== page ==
Violations but no contamination, says IEPA

The Illinois Environmental Protection Agency said last week that the City of Monticello’s dumping of ‘clean’ construction debris in a former gravel pit did not include any contaminated material, and fines would not be issued.

The city’s practice of bringing items such as sand, soil, brush and concrete and placing it in the former 53-acre Mid-America Sand & Gravel Company site on the north side of town resulted in 29 IEPA violations in 2011. Disposal of clean construction fill. The practice of dumping clean construction fill in gravel pits was legal until a 2010 law change. Those changes included the requirement of an IEPA permit to dump clean construction or demolition debris (CCDD) in areas such as the gravel pit. Prior to the change no permit was needed.

IEPA official Paul M. Purseglove said there would be no monetary penalty to the city, and that test wells would not be required.

“In general, clean soil must be placed over the (CCDD) fill (at Monticello) and vegetation established,” said Purseglove in a Jan. 16 letter to the city. “Following that, the site must be monitored for a year to assure that the vegetation has taken hold and if necessary repairs are made.”

He confirmed that all 29 violations came as a result of the new 2010 regulations.

Monticello could have continued the practice with an approved permit, but Monticello Superintendent of City Services Floyd Allsop said it was too costly. Besides the yearly permit cost, he said it would require the purchase of testing equipment, which he pegged at around $10,000.

“Every load we bring in would have to be tested by a certified individual,” said Allsop.

“It’s not like we do this every day. We just have one small dump truck load periodically. We just felt it wasn’t worth it (a permit).”

Instead, the site is now being closed under landfill regulations.

Foth Engineering conducted a required site assessment that included tests at six areas at the former gravel pit to make sure there was no contamination. Engineer Mike Streff said the city now needs to submit a plan to the IEPA on how they will close the site, which is basically the addition of topsoil and vegetation to the dumping area, which took up a small are of the 53-acre site.

City attorney Derke Price said the new CCDD regulations caught several cities by surprise, and that it is still “a highly evolving area of the law. They’re still making rules of what can go in a quarry.”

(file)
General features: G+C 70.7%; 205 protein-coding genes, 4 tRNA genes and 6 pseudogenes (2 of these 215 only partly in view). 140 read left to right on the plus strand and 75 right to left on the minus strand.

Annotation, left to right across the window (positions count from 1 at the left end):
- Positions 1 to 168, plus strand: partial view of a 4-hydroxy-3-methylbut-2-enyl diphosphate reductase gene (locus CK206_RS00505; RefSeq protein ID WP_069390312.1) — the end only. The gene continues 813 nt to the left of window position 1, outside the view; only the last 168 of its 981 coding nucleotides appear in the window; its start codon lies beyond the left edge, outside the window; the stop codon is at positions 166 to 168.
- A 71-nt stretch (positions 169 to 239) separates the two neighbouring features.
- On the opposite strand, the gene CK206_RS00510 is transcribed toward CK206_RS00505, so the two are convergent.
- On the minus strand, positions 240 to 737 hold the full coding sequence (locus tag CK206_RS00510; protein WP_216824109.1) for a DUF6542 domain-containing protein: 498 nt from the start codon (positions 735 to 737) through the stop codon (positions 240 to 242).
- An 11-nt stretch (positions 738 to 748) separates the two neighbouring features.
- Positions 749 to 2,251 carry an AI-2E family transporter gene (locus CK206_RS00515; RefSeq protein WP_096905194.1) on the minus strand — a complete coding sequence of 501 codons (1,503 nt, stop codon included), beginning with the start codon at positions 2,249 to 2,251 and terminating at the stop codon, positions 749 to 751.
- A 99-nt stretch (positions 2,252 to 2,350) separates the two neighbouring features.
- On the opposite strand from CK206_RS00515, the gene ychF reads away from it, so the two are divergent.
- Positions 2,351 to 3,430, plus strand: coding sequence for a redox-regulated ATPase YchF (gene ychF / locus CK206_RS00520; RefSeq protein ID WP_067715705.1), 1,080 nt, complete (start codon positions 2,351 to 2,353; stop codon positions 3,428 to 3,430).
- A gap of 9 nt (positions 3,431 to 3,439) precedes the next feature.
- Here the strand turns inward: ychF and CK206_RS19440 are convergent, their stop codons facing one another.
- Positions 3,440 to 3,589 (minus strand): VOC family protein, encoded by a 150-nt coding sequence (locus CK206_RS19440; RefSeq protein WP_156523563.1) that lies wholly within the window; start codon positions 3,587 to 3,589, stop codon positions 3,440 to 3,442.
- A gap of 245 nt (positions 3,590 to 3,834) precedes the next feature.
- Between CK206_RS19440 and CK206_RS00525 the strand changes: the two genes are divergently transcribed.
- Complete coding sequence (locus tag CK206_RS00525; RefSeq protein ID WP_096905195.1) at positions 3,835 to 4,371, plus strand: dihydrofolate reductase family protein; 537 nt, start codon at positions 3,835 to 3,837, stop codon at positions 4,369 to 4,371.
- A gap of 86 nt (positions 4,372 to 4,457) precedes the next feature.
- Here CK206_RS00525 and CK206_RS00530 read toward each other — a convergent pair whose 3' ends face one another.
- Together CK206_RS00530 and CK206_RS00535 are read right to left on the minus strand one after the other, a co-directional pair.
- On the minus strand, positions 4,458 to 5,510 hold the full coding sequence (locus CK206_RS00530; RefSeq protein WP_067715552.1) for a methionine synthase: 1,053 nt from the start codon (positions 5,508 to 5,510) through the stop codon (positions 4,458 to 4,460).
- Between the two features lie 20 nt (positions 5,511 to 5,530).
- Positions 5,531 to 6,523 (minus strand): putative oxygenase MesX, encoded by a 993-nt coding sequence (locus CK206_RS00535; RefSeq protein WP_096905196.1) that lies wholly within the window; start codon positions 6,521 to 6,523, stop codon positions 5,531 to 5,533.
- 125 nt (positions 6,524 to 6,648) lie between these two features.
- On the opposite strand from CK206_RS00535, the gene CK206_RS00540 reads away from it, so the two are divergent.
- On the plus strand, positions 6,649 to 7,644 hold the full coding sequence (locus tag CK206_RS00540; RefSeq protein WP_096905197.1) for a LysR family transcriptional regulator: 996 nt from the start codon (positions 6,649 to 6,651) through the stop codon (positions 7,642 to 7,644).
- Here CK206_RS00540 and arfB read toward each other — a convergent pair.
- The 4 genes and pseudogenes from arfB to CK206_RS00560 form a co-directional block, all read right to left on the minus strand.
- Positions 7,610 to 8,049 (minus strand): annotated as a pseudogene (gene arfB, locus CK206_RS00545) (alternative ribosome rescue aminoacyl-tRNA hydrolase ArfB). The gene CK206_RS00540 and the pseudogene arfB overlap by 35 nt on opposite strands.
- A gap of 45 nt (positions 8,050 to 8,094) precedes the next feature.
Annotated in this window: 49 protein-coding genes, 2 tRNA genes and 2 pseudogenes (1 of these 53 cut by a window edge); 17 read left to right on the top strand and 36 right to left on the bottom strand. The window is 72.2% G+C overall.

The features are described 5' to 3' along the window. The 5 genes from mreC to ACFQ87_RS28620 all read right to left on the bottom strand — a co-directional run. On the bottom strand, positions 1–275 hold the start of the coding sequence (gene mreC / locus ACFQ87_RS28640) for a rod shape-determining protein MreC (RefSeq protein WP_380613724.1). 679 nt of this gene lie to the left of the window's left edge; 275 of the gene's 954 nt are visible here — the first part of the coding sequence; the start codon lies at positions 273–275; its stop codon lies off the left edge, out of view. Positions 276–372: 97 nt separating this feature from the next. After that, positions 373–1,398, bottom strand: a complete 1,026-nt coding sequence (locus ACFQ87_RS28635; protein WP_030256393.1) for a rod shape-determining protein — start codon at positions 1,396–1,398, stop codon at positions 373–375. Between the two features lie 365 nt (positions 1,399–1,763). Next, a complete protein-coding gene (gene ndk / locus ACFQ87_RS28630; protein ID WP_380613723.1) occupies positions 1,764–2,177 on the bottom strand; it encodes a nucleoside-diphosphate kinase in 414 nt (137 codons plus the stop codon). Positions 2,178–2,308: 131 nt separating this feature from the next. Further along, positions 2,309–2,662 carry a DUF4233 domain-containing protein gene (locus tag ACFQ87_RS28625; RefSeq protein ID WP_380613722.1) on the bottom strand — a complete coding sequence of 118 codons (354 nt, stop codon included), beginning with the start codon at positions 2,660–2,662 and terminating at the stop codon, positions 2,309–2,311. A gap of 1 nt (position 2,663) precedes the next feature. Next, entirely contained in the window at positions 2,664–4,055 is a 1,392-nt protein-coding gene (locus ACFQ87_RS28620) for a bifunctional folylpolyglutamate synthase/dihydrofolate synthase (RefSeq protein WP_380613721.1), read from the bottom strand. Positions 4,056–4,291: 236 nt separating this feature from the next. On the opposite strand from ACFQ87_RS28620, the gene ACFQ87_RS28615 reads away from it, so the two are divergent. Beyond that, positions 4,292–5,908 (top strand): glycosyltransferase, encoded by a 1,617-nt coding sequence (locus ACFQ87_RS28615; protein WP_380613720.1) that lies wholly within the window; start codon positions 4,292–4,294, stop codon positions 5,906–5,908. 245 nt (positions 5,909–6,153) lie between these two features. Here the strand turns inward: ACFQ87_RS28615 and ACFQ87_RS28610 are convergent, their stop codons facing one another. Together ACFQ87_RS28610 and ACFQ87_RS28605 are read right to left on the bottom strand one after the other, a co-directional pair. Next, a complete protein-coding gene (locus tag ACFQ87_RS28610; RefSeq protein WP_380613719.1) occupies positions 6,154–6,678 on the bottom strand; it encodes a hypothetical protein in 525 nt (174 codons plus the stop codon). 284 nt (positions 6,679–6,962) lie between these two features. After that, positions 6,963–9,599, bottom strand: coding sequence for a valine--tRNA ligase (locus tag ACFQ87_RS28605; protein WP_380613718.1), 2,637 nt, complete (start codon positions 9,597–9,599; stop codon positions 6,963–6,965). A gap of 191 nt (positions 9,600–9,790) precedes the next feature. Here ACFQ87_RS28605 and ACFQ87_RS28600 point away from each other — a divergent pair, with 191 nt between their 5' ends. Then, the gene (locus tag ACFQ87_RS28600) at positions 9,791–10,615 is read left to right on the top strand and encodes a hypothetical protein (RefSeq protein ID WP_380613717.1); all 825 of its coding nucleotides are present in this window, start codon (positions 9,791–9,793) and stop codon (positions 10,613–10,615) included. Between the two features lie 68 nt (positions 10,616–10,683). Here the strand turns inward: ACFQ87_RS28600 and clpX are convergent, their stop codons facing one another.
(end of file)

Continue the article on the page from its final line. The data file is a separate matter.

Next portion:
Local resident Maureen Holtz expressed concern regarding the violations at the Jan. 14 Monticello Council meeting, and addressed the issue again at this past Monday's session. She was "thankful" no contamination was found, but disturbed the public was not notified of the violations.

"I am troubled at your attempt to control the message, and releasing this only when challenged," Holtz stated at the Jan. 28 city council meeting.

In December of 1998, Mid-America Sand & Gravel donated the spent quarry to the Champaign County Design and Conservation Foundation, who in turn gifted the site to the City of Monticello for use as a recreation area.

The clean construction fill was an effort to make the banks of the former gravel pit less steep.

After new laws CCDD laws were approved by the Illinois General Assembly in 2010, the IEPA found the city in violation due to the lack of a permit. A letter informing them of the violation was sent Jan. 27 of 2011. The certified letter was received by the city but city officials say it never got to Allsop or Mayor Chris Corrie.

After another violation letter went out in October, the city meet with state officials about the gravel pit. Terms of a compliance agreement were accepted by the EPA in December of 2011. They included the site assessment.

The site had been mined for native sand and gravels for about 25 years prior to being donated to the city.


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